Grass Told to Stay Off
Israeli interior minister Eli Yishai has barred Germany’s preeminent poet laureate, Günter Grass, from ever setting foot in the Jewish state in the turbulent wake of a 69-line poem he titled “What Must Be Said” published in the German newspaper Süddeutsche Zeitung.
Grass heavily focused on what he called “Western hypocrisy,” referring to Israel’s nuclear weapons and the Iranian race to acquire the capability of making one. As soon as the piece—“Was gesagt werden muss” in the original German—was published, critics assailed it for what they perceived as the hypocrisy of the author himself, who had hidden his own past as a Waffen-SS member as a 17-year-old.
The response from the state of Israel, extreme though anticipated, followed in the form of an order by the interior ministry that the octogenarian ex-Nazi who also happens to be the most famous living German writer immediately would be persona non grata.
Reactions among Israelis not affiliated with the Netanyahu regime were less stark and more circumspect, acknowledging that the messenger’s history tainted the message, which called for “an unhindered and permanent control of the Israeli nuclear arsenal and the Iranean [sic] nuclear complexes by an international authority will be allowed by the governments of both countries,” according to a translation here.
Tom Segev, the renowned Israeli historian, was quoted by New York Times Jerusalem correspondent Ethan Bronner as saying, referring to his government’s decision to bar entry to Grass on the basis of the written work, “It’s very unpleasant because it moves us in the direction of countries like Iran and Syria that apparently give out entry permits according to people’s political views.”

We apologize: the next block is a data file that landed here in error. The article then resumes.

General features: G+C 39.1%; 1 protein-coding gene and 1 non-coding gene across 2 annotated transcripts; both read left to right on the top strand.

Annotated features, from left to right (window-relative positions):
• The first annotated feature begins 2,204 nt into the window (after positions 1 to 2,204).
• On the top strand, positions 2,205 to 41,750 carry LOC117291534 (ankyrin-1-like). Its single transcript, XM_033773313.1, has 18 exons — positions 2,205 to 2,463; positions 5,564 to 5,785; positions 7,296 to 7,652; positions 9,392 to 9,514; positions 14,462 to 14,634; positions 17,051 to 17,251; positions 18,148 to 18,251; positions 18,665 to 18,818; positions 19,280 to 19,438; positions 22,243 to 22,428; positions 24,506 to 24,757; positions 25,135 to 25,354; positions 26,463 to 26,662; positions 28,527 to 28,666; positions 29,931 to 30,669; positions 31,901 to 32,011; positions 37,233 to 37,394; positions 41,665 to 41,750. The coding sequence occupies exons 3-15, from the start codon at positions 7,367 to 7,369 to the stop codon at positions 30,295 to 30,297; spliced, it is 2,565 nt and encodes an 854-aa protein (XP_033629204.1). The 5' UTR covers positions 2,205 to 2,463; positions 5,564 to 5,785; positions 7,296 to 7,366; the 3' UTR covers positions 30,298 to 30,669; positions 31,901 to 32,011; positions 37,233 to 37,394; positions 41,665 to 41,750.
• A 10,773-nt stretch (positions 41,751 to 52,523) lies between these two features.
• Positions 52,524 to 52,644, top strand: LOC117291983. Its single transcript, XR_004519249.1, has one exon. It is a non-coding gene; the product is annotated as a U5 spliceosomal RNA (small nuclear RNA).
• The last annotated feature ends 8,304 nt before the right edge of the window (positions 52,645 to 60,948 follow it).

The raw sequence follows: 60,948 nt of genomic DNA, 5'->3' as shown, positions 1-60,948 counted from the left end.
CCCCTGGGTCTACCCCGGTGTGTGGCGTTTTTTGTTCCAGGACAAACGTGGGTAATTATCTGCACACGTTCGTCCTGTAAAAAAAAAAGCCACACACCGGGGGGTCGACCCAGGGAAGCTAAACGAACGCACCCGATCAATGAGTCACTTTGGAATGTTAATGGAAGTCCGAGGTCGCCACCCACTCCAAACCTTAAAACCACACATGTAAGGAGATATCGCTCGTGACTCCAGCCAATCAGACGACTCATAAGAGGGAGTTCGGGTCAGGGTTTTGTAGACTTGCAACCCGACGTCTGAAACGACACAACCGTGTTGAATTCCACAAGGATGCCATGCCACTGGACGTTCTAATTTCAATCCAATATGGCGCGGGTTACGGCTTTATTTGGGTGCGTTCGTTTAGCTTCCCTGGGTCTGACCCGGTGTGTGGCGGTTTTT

In the piece, Grass seemed to acknowledge what was coming, writing that pointing out the fact that Israel is threatening to bomb Iran because of a nuclear program when in fact the Israeli nuclear arsenal is well-referenced, most notably and recently by Avner Cohen in his book “The Worst-Kept Secret,” Grass said the “verdict” of any such analysis—coming from someone with his personal history as part of an organization that led the extermination campaign against European Jewry, no less—would be known as antisemitism: “das Verdikt ‘Antisemitismus’ ist geläufig.”
“The discussion in Germany over Mr. Grass’s poem has in large part revolved around the question of whether it is possible for Germans to criticize Israel,” reported Nicholas Kulish for the Times article, “which Mr. Grass’s critics call a straw man” and a disguise for Jew-hatred. The pipe-smoking 84-year-old writer’s motive for speaking out against Netanyahu, which he later said he should have made specific, is a Rorschach test that appears different depending on who looks at it.
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